(189z) Preparation, Characterization and Adsorption Study of Ag-TiO2 Sorbent for Removal of Sulfur Organic Compounds from Fuels

Authors: 
Samokhvalov, A., Auburn University
Nair, S., Center for Microfibrous Materials Manufacturing, Department of Chemical Engineering, Auburn University, Auburn, AL
Davis, Z., Auburn University
Duin, E., Auburn University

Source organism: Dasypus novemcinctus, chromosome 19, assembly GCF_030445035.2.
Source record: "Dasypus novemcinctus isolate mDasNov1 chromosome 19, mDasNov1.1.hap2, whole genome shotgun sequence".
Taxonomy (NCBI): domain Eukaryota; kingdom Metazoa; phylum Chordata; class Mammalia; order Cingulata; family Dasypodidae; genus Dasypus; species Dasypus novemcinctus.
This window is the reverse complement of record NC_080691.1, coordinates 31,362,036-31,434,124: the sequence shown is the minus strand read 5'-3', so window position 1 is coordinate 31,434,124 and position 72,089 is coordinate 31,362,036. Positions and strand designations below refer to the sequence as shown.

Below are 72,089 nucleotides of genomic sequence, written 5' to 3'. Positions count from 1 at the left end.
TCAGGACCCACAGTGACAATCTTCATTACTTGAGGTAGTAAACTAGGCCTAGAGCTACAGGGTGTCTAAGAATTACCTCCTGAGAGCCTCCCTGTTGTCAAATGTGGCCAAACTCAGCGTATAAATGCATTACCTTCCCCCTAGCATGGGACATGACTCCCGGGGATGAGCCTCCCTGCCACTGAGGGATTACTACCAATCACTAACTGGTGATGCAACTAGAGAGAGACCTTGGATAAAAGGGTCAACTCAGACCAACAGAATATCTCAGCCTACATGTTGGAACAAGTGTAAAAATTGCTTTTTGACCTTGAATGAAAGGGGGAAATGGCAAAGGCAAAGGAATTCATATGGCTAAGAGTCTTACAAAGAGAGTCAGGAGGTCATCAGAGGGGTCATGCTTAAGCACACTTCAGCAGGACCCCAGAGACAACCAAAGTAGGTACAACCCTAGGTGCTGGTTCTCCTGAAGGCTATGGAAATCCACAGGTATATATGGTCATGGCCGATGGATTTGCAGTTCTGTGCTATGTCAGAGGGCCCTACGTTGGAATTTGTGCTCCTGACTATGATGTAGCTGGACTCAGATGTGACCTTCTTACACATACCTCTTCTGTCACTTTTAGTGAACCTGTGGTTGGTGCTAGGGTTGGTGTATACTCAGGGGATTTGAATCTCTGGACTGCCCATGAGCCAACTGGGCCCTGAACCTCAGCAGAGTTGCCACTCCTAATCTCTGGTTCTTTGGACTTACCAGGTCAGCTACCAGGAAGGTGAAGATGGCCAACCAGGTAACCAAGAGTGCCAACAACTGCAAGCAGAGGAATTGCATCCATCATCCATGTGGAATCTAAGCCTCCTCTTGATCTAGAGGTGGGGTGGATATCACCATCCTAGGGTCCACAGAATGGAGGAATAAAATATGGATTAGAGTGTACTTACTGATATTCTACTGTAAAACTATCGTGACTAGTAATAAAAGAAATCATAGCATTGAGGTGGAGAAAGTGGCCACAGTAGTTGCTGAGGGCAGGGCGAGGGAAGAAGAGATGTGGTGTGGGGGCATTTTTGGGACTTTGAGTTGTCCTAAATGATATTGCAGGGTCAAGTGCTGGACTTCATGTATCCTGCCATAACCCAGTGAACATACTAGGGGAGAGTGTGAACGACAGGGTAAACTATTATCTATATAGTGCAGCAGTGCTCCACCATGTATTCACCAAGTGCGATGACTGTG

The Ag/TiO2-based adsorbent for selective removal of sulfur-containing impurities from logistic fuels was prepared by incipient wetness impregnation of commercial titania with AgNO3 precursor with the subsequent calcination, and characterized. The survey XPS spectra show Ag, Ti, O and spurious C as expected. No N is found, indicating complete decomposition of Ag precursor. The XRay Diffraction (XRD) finds no metallic Ag, suggesting that Ag may be present only as ions and/or nanoparticles. The energies of Auger M4N45N45 and XPS 3d5/2 lines are used to calculate the Auger parameter α for Ag. Based on the value of α, silver is present mainly as Ag+1. The latter finding is independently confirmed by the Electron Spin Resonance (ESR) Spectroscopy. The vast majority of all Ag in the sorbent is in the diamagnetic (Ag+1) form, with only minor concentrations (~0.1% of total) as paramagnetic Ag2+. The Ti is present mainly as diamagnetic Ti4+. Adsorption and desorption of few representative S-containing Polyaromatic Hydrocarbons (PAHS) typically present in petroleum-derived fuels ? Thiophene (T), Benzothiophene (BT) and Dibenzothiophene (DBT) - on the surface of the sorbent was studied by the Temperature-Programmed Desorption (TPD). Significant fraction of adsorbed Thiophene (T) binds reversibly and desorbs without decomposition at ~370 K. At higher temperatures, the rest of adsorbed T reacts by C-S bond scission, forming low molecular weight products: butadiene C4H6, SO2 and H2S. Benzothiophene (BT) adsorbs only weakly (?physisorption?). DibenzoThiophene (DBT) adsorbs only via ?chemisorption?. During TPD of DBT, C-S bond scission of surface-bound DBT occurs producing Biphenyl (BP). At higher temperatures (~700 K), strong SO2 desorption occurs for DBT, suggesting oxidation of surface silver sulfide formed as intermediate.

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